Since seizing the airport in Baghdad on Saturday, U.S. forces have been moving swiftly to take control of Iraqi leader Saddam Hussein's palaces in the capital. VOA Correspondent Alisha Ryu was with the 1st Brigade of the U.S. Army's 3rd Infantry Division on Monday when it seized a palace complex near the airport.
We learned about the mission to seize the palace at a briefing early Monday at the 2nd Brigade's temporary headquarters inside the newly renamed Baghdad International Airport. Straining to be heard over the sound of artillery fire booming across the city, the commander of 1st Brigade's 3rd Battalion, 69th Regiment, Lieutenant Colonel Rock Marcone, explains the plan.
"Then we will run in with my infantry team. We will move in the objective area, which is Saddam Hussein's palace here and we will clear it with an engineer squad and a demo [demolition] team and an EOD [Explosive Ordnance Disposal] team," Lieutenant Marcone said.
The palace is one of 18 lavish compounds in Iraq built for Saddam's personal use. A satellite photo, on display next to Lieutenant Colonel Marcone, reveals it is surrounded by a wide moat on all sides and flanked by several other buildings and barracks. It is a sprawling complex, extending more than one square kilometer.
Shortly after the briefing, 30 M-1 Abrams tanks, 28 Bradley fighting vehicles, and a dozen gun-mounted HumVees file into formation and begin to move out. The commander of the 1st Brigade, Colonel Will Grimsley, said the unit will need to attack with maximum firepower.
"I would rather come in with overwhelming force, secure the outer cordon to protect from any kind of incursion that might try to come in and get the inner cordon and do the search that way," Colonel Grimsley said. "As the lead tank in the convoy nears the entrance of the palace grounds, explosions ring out. "They could be in contact."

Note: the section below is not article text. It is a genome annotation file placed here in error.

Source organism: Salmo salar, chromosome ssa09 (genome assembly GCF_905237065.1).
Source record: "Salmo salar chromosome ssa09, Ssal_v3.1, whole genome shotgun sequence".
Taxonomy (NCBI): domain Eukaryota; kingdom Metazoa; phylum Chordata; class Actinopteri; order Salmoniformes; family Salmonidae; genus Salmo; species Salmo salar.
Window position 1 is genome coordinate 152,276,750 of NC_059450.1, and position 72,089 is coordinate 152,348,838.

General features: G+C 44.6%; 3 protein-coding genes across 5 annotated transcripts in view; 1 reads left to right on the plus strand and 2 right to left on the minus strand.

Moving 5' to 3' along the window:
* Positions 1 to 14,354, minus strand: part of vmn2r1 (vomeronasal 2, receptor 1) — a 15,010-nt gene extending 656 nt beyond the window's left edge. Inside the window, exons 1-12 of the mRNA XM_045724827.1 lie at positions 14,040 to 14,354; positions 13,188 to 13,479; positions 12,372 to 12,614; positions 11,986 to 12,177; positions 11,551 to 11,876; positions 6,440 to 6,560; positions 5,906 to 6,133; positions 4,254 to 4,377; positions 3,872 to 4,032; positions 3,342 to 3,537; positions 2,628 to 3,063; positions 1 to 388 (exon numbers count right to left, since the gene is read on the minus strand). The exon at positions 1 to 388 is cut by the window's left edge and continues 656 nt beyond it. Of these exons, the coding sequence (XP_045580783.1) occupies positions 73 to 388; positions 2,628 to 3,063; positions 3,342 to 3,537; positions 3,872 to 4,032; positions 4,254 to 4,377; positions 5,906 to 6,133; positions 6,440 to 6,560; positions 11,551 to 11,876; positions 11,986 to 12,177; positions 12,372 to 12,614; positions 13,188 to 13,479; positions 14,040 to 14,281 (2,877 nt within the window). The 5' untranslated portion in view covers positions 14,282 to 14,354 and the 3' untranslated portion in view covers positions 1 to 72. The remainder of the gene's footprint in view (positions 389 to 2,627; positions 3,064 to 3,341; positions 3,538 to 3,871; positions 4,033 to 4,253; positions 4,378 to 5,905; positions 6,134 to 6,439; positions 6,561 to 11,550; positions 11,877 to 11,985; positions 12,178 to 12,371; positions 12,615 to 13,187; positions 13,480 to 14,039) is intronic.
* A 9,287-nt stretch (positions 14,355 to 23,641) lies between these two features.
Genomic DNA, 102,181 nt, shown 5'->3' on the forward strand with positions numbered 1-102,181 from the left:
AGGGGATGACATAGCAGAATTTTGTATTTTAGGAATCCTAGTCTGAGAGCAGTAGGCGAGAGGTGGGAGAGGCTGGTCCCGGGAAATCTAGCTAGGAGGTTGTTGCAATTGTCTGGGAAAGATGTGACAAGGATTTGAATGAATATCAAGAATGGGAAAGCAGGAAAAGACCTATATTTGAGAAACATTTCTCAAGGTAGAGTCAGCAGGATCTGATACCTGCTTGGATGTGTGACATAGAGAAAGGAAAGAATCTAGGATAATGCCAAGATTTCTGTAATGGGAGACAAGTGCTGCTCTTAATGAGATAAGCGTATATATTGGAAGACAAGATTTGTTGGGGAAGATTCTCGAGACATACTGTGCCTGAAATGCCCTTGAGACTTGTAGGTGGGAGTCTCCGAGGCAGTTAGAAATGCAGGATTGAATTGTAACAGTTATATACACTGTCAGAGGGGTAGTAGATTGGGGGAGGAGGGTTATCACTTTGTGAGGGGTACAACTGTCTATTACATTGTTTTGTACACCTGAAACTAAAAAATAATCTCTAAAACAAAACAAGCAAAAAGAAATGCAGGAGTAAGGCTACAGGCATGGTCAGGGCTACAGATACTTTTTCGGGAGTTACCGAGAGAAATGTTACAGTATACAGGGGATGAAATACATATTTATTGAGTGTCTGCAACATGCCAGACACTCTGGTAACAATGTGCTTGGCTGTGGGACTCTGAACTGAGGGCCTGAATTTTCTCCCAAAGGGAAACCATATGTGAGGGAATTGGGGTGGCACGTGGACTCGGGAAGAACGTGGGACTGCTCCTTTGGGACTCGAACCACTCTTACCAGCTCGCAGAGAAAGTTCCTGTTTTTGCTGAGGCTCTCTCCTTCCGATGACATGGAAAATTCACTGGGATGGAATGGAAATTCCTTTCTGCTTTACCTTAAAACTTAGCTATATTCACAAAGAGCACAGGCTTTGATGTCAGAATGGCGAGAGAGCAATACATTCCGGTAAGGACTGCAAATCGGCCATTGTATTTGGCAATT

Colonel Grimsley relays a message he has received from battalion commander Marcone. "Just engaged and killed a sniper team, we think. So, I have got infantrymen up there clearing it. They will check out who they are, see who they are by uniform," he said.
Two snipers had been guarding the pathway to the palace entrance. Their dead bodies lie inside a guard tower. Another guard is captured. The prisoner tells U.S. soldiers that four others fled shortly before the Americans arrived.
On the palace grounds, Colonel Grimsley points to evidence of many more guards who have abandoned their posts. "Those are defensive bunkers, defensive positions. It appears everybody is either dead or has run away, except for the sniper team," he explained.
U.S. troops quickly secure the outer perimeter and move toward the palace itself.
It is a beautiful three-story, Mesopotamian-style structure with high arches and enormous pillars. A wide bridge curves over a blue-watered moat that separates the guest-houses and guard barracks from the palace.
With their M-16 rifles at the ready, several dozen U.S. soldiers storm through the front door of the palace and begin a room-to-room search.
No one is found. Aside from a huge, ornate crystal chandelier in the foyer, large pieces of furniture and ubiquitous pictures of Saddam Hussein on the walls, the rooms are empty.
But the opulence of the marble interior leaves many, like Lieutenant Colonel Thomas Smith, amazed by such a display of wealth in a desperately poor country. "I have never seen anything but marble in here. And you can see in the rest of the country that there is nothing comparable," he said.
Several kilometers away in downtown Baghdad, the 2nd Brigade reports the unit has seized two other palaces. One soldier smiles wearily at the news. Three down, more than a dozen left to go, he said.